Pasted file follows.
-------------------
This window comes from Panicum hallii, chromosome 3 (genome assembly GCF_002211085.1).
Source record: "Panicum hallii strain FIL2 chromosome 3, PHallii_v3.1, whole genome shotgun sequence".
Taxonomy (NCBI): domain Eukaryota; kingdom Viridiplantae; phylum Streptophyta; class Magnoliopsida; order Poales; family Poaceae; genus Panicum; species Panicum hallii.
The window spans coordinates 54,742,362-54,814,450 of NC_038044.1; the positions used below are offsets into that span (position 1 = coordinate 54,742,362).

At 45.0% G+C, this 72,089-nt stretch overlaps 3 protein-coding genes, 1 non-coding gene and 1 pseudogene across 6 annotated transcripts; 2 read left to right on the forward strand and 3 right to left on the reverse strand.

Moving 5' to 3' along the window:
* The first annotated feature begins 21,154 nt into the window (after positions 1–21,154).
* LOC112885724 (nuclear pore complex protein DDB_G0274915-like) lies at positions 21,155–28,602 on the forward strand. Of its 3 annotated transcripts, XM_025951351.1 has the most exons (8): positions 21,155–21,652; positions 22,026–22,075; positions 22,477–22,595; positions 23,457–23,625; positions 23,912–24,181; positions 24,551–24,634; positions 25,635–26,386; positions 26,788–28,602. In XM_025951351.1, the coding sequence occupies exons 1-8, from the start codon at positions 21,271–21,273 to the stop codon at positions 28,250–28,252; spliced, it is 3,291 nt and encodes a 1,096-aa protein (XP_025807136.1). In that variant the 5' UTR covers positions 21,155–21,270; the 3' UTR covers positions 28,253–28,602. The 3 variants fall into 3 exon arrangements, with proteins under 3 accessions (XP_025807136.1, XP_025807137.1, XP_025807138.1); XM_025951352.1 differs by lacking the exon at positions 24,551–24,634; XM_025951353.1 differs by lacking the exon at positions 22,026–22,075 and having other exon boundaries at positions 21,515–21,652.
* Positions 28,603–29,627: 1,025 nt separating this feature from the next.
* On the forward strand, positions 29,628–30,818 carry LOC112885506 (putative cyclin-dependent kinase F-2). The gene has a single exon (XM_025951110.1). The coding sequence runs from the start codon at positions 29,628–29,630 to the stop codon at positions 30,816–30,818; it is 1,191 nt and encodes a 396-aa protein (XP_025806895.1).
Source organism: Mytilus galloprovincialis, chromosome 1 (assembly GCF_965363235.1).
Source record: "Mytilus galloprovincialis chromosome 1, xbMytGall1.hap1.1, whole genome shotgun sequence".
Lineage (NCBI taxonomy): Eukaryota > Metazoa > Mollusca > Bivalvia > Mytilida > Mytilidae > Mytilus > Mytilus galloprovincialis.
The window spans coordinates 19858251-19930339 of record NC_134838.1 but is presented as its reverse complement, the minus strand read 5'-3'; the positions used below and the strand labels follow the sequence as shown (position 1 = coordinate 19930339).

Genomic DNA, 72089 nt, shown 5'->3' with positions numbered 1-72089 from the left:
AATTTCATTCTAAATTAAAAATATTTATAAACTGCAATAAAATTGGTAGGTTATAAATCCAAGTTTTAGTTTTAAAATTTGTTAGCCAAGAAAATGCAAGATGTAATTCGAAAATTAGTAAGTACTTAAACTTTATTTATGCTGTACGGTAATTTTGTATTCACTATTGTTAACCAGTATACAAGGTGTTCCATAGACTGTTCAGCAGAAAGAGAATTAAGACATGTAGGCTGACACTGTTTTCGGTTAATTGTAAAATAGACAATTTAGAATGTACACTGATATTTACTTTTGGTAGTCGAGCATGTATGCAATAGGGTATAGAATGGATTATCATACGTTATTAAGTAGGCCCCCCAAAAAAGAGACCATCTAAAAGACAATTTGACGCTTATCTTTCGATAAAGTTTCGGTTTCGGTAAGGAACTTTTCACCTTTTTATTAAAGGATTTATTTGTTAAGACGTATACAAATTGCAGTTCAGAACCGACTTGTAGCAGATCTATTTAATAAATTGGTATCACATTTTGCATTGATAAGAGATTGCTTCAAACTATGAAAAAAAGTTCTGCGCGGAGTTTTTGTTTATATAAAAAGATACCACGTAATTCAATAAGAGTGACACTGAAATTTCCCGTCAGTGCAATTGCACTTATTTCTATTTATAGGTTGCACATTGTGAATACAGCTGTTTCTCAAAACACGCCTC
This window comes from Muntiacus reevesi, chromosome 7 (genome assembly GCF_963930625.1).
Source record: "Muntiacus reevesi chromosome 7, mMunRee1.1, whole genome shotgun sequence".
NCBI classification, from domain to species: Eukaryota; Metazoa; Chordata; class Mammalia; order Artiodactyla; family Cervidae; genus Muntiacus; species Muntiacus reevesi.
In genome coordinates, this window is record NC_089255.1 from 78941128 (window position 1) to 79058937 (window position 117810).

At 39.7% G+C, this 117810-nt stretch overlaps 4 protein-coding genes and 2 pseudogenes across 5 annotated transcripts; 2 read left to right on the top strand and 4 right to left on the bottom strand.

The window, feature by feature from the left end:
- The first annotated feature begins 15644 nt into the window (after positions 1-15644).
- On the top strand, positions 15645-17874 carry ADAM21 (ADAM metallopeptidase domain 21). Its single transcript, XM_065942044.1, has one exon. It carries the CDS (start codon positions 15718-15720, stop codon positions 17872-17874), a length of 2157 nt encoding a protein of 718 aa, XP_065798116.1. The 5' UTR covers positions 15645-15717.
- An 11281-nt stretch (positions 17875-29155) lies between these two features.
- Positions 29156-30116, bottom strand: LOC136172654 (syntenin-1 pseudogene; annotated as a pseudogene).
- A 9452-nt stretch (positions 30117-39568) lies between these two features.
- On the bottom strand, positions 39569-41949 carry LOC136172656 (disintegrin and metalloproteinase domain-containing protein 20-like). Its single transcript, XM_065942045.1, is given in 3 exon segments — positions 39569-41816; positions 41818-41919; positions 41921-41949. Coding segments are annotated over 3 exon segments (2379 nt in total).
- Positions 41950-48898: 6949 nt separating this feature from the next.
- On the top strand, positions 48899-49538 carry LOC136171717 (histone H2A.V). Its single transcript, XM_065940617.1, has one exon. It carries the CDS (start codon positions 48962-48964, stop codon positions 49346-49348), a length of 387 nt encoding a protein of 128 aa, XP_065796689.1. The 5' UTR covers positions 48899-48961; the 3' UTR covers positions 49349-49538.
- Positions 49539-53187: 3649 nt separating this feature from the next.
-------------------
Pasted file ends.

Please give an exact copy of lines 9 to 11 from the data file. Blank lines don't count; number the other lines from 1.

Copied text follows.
* Positions 28,603–29,627: 1,025 nt separating this feature from the next.
* On the forward strand, positions 29,628–30,818 carry LOC112885506 (putative cyclin-dependent kinase F-2). The gene has a single exon (XM_025951110.1). The coding sequence runs from the start codon at positions 29,628–29,630 to the stop codon at positions 30,816–30,818; it is 1,191 nt and encodes a 396-aa protein (XP_025806895.1).
Source organism: Mytilus galloprovincialis, chromosome 1 (assembly GCF_965363235.1).